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St. Augustine Of Hippo, Bishop And Theologian

2103 words - 8 pages

St. Augustine, Bishop of Hippo, was one of the greatest theologians of his time. He is still regarded in the highest manner. He was raised in a divided home, but through time he found the truth. He was always a superb student. He fully mastered Latin; however, he never grasped Greek. He was also very crafty in speech - a black-belt of rhetoric if you will. After his teenage flings and rebellions, he found a heretical sect in which he became involved for a while. He traveled and landed in Milan for a while where he met the bishop. He then discovered that Christianity was a suitable religion for a philosopher. Finally, via Bishop Ambrose, Augustine converted to Christianity in 386. Later, he wrote books such as – Confessions, The City of God, and De Doctrinia (On Christian Doctrine) – along with many others. He ultimately became a great Christian ambassador. St. Augustine was and still is a great Christian influence in what he said and did.
Saint Augustine (354-430) was born on November 13, 354, in Tagaste, North Africa (now Algeria), as Aurelius Augustinus. *1(Keifer 50). He was born into a divided home; his mother, Monnica (c.331-387), was a devout Christian, but his father was a pagan until late in life.*2 (Bradshaw) Monnica raised him in the way of Christianity; however, his father, Patricius (c.315-371), wanted him to have a good firm secular education; this is mostly what planted pagan ideals into his heart.
Augustine did have a very good education. When he was young, his mother trained him in the way of the Lord. He found something intriguing about Jesus even when he did not believe. Once when he was severely ill, he asked for baptism, but when he soon became well he refuted ever receiving it and therefore had no heart change. *3(Portalié). "From my tenderest infancy, I had in a manner sucked with my mother's milk that name of my Savior, Thy Son; I kept it in the recesses of my heart; and all that presented itself to me without that Divine Name, though it might be elegant, well written, and even replete with truth, did not altogether carry me away."*4(Portalié). This is Augustine saying that he always knew about Jesus and that his mother had taught him well, but he just never fully understood or let himself see Jesus until his true conversion. It was nothing that Monnica had not taught him, but his own hard-headedness that kept him from seeing the truth.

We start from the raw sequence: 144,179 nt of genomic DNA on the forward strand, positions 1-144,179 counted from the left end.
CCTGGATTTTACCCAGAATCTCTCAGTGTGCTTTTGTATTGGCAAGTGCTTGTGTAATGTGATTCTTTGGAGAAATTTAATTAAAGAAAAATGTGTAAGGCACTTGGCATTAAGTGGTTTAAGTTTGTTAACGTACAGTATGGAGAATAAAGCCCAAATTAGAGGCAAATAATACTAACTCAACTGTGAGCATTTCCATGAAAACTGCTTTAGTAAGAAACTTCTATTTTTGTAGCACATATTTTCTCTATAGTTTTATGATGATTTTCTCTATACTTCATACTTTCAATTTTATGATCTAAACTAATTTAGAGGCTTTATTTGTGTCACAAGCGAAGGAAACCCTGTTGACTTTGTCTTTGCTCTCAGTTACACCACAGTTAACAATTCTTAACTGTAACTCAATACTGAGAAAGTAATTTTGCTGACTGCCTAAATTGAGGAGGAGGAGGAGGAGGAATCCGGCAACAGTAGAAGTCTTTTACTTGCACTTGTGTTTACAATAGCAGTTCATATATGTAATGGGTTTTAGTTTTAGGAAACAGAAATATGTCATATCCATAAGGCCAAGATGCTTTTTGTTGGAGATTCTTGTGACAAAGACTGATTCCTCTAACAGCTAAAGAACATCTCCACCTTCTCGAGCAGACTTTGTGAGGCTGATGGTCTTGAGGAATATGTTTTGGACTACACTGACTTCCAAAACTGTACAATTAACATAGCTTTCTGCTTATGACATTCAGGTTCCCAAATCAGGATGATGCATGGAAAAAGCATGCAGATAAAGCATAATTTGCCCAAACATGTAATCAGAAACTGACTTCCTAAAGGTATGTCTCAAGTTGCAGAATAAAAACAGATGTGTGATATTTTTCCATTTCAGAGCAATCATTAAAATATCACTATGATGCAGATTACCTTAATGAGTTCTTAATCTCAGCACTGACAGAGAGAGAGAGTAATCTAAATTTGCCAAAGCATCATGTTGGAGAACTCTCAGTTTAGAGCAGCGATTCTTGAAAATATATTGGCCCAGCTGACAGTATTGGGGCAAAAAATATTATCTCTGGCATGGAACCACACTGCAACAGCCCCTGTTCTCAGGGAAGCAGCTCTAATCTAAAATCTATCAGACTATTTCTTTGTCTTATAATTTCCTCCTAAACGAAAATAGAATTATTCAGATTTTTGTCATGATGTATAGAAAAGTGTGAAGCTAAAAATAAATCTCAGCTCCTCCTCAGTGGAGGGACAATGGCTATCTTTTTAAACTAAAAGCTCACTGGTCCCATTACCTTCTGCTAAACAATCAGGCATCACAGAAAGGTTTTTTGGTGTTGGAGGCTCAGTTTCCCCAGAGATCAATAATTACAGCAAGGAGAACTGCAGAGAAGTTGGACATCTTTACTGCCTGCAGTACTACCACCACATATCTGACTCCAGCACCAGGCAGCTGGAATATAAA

His father wanted Augustine to be a lawyer until they found that he had such an inclination for rhetoric. He became the top of his class and continued to excel in almost all his subjects. He swiftly mastered Latin; however, he never learned Greek, the reason being that his instructor was an abusive man and physically punished his students. Because of the association of the Greek language and this violent man, Augustine never could bring himself to learning it. He began to excel in rhetoric; in which, he would later make his career. Augustine had the potential to become a...

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